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August 8, 2014 at 10:55am

JBLM cuts on the horizon: South Sound leaders mobilize to soften blow

Congressman Denny Heck, D-Olympia, spoke about how pending cuts to the number of soldiers and civilians at JBLM will affect the South Sound economy. Photo credit: J.M. Simpson

The worst-case scenario is that Joint Base Lewis-McChord - the nation's premier West Coast power projection platform - may lose up to 16,000 soldiers and civilian workers as the Army works its way through a reduction in force process.

"We are living and operating under a real threat," said Rep. Denny Heck, D-Olympia, during a forum held yesterday afternoon at Lakewood City Hall.

"It is very, very real," he emphasized to the audience of about 75 community, state and business leaders.

This past June, the Army released its Supplemental Programmatic Environmental Assessment, or SPEA.  The document indicated that JBLM is being considered for a potential reduction of 16,000 soldiers and civilian workers between 2015 and 2020.

The assessment found that the reduction in personnel would result in a "significant impact to socioeconomic resources."

But the Army's assessment of what a "significant impact" is and what area leaders and businesspersons perceive as a "significant impact" vary greatly.

For example, the SPEA stated that Washington state would lose $3.5 million in retail taxes in fiscal year 2016.  On the other hand, the Washington State Office of Financial Management analyzed the same data and determined that the state would lose $20.47 million in retail taxes.

The reason for the large difference in numbers is that the state used a model that factored in data specific to Washington state rather than the broad-brush approach the Army took, pointed out Kristine Reeves, director of military and defense sector for the State Department of Commerce.

"The Army basically used a ‘cookie-cutter' approach," quipped Heck. "It's brain dead."

In eliminating a significant portion of JBLM's workforce - which is the state's second-largest employer - a significant portion of the South Sound's economy will be adversely impacted.

"Based on some initial calculations, the reduction could result in almost $1.3 billion annually in income losses to our region," wrote Lakewood City Manager John Caulfield in a recent article.

"Local government would lose billions of dollars in revenue from sales, property and other taxes."

The SPEA is silent on how Madigan Army Medical Center will be affected; the report does not address how businesses that have invested in the South Sound to help support JBLM during the last decade would lose money; and the findings do not acknowledge how service industry workers on JBLM would find new employment.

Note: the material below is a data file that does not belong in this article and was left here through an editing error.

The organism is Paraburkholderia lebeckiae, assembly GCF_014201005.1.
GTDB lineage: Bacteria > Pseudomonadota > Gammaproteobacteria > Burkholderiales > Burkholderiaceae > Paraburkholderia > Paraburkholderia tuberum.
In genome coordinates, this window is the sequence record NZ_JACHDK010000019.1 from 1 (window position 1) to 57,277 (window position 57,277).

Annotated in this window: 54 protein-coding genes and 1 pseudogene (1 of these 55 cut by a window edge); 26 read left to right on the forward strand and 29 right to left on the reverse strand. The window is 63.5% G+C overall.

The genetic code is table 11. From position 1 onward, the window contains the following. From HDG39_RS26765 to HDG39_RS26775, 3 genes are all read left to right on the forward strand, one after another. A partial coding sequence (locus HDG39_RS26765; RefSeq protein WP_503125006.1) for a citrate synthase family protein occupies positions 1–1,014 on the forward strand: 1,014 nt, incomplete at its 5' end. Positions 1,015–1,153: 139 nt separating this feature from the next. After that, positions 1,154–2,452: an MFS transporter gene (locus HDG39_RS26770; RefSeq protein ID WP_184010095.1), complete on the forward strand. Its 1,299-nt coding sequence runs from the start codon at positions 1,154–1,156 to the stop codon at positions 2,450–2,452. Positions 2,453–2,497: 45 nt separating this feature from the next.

"The Army found that a reduction of up to 16,000 personnel from JBLM would have no significant impact on the surrounding community," Heck said.

"Let me be clear: They are wrong, and we disagree, and it's our job to make sure they understand. Our future is in our hands."

Public input matters.

Last year, when the first assessment on potential base reductions was released, the South Sound region submitted only one public comment. The result was that JBLM lost 4,200 soldiers.

On the other hand, the Fort Polk, Louisiana community mobilized and submitted more than 4,000 public comments and lost only 250 personnel.

Connect the dots - public input matters.

"The best way to make an impact is to write letters about how the base is tied to the local community," said Mary Huff, program coordinator of the South Sound Military and Communities Partnership.

"I don't think it's hard once you think ‘What do I need from JBLM?  How does my community benefit from JBLM?'"

Huff also stressed that letters that specifically show how the drawdown will affect businesses and jobs are vital.

"You must make your voice heard," Huff stressed.

Considering public comment is more than just a formality that the Army must follow.  The Army is required to address all submitted public comments, as long as they fall within the scope of the SPEA.

"We are on solid ground," Heck concluded.  "We're right; they're wrong."

To submit a comment via letter or email, visit the South Sound Communities and Military Partnership website and click the links under "Public Involvement." 

Written comments should be sent to: U.S. Army Environmental Command, ATTN: SPEA Public Comments, 2450 Connell Road, Building 2264, Joint Base San Antonio-Fort Sam Houston, TX 78234-7664, or emailed to usarmy.jbsa.aec.nepa@mail.mil.

The comment period closes Aug. 25.

August 7, 2014 at 7:36am

Thursday Morning Joe: ISIS captures, Khmer Rouge in prison, Al Qaeda's how-to manual, new Terminator movie ...

1st Platoon Delta Company with The Basic School throw coffee pots during the Squad Weapons Munitions Field Firing Exercise. Original photo by Lance Cpl. Emmanuel Ramos

GRAB A COFFEE POT AND READ THE MORNING REPORT FOR 8.7.14 >>>

The deadly insider attack that killed an Army major general and wounded more than a dozen other troops has led to questions about the way ahead in Afghanistan and the strength of the partnership between coalition and Afghan troops.

Sunni militants from the Islamic State group today seized Iraq's largest dam, placing them in control of enormous power and water resources and access to the river that runs through the heart of Baghdad.

Militants from the so-called Islamic State have taken over the largest Christian town in Iraq, Qaraqosh, and sent tens of thousands fleeing as a result.

Russia's "provocative actions" in neighboring Ukraine are prompting NATO to re-examine its relevance.

Decades after terrorizing Cambodia in the 1970s, the two most senior surviving leaders of the Khmer Rouge were found guilty of crimes against humanity and sentenced to life in prison today.